On the 10th of November 2001, Charles Chavis and I covered the planting
of daffodils at Jackie Robinson Park. Jackie Robinson was just one
of many sites at which 7,300 volunteers will plant 1.4 million bulbs
that will take part in this salute to those lost during the terrorist
attacks of September 11th. There were a variety of groups that came
from New York City to participate.A total of 1.4 million daffodills
are going to be visible all over the city when they bloom in the
When I arrived at the park, my first impression was that this was
going to be nothing more than another corny post-tragedy gathering
where people came for the purpose of recieving a pat on the back.
However, as I completed more and more interviews, I came to the
realization that most, if not all, of the day's participants came
with the best of intentions. The first person that I interviewed
was gardener Linden Miller, a member of the parks council, as well
as Parks 2001 (an organization of people who care about New York
City's parks). In her words, "the daffodils represent that
New York City will bloom again." Mrs. Miller received one million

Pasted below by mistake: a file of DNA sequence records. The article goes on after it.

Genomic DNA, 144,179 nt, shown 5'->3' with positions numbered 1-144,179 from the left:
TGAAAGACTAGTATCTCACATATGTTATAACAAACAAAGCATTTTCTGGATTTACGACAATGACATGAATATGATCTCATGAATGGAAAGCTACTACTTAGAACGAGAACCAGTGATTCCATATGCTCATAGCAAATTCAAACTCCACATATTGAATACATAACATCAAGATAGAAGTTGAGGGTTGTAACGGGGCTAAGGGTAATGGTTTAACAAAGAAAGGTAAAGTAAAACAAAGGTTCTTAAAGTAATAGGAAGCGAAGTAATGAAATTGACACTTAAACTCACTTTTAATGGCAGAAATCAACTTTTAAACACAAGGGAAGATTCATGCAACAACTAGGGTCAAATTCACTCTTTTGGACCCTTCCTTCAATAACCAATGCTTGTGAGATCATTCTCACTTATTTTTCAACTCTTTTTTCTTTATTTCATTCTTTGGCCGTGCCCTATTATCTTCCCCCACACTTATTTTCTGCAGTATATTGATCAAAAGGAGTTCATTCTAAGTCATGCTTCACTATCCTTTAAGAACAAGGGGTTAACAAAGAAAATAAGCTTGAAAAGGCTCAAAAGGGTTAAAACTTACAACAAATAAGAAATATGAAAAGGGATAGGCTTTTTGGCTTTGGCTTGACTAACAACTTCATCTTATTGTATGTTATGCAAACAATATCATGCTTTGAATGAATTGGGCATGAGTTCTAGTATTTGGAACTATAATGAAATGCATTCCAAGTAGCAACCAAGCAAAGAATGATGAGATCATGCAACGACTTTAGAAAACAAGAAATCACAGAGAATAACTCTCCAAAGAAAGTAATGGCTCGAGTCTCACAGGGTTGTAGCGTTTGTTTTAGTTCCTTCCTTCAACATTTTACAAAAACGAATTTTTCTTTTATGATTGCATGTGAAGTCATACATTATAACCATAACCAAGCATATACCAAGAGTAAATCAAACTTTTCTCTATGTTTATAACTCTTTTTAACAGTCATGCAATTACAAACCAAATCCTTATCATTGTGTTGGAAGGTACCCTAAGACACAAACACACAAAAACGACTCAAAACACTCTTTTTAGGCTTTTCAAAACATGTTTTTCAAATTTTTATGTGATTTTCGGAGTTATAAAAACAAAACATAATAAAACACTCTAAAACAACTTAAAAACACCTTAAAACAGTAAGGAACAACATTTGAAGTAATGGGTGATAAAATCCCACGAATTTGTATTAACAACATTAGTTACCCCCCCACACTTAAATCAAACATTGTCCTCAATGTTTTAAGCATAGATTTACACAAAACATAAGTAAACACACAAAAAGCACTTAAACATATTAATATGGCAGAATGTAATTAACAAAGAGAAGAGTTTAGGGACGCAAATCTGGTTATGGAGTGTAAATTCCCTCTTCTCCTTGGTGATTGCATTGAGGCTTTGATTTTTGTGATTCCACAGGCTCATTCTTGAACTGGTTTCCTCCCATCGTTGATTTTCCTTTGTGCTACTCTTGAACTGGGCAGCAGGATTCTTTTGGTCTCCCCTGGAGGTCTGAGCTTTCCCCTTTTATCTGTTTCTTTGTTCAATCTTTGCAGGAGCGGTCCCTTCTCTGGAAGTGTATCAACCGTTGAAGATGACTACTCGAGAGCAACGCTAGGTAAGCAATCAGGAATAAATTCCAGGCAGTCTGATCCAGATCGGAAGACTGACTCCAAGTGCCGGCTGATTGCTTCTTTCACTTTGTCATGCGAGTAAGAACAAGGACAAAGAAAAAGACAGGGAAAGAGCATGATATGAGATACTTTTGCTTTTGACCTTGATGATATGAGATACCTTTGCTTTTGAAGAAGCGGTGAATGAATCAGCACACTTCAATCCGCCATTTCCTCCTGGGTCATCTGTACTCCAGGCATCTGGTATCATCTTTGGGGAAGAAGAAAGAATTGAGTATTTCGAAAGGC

daffodil bulbs from Hans Finwarenburgh in London. Asked of her initial
response to the 9-11 attacks, she responded by saying "when I saw
the planes hit the buildings, I thought to myself, 'oh New York...
my poor New York. ' "
the most noticable interviewee at the site was Parks Commisioner
Henry Stern. Commisioner Stern often goes by the code name of "Star
Quest". I also got a chance to meet "Boomer", his pet golden retriever.
Through the course of the interview, I was informed that this upcoming
month of march will be called, "The Million Daffodil March", in
anticipation of the blooming. The commisioner thanked former mayor
Rudolph Giuliani for making the parks much safer.
Among the groups that were there were F.Y.I , a youth group in which
the kids involved in the program help in improving the quality of
life in and around the city. Also at the planting were a couple
of police officers from nearby precincts and about 150 staff members
and students from Columbia University who made a short but important
journey to the park to partake in the event. Student Jill Reese
stated, "the planting of the bulbs lets the world, as well as the
terrorists, know that the spirit of New York is immortal, and that
they [the terrorists] can't stop New York from functioning."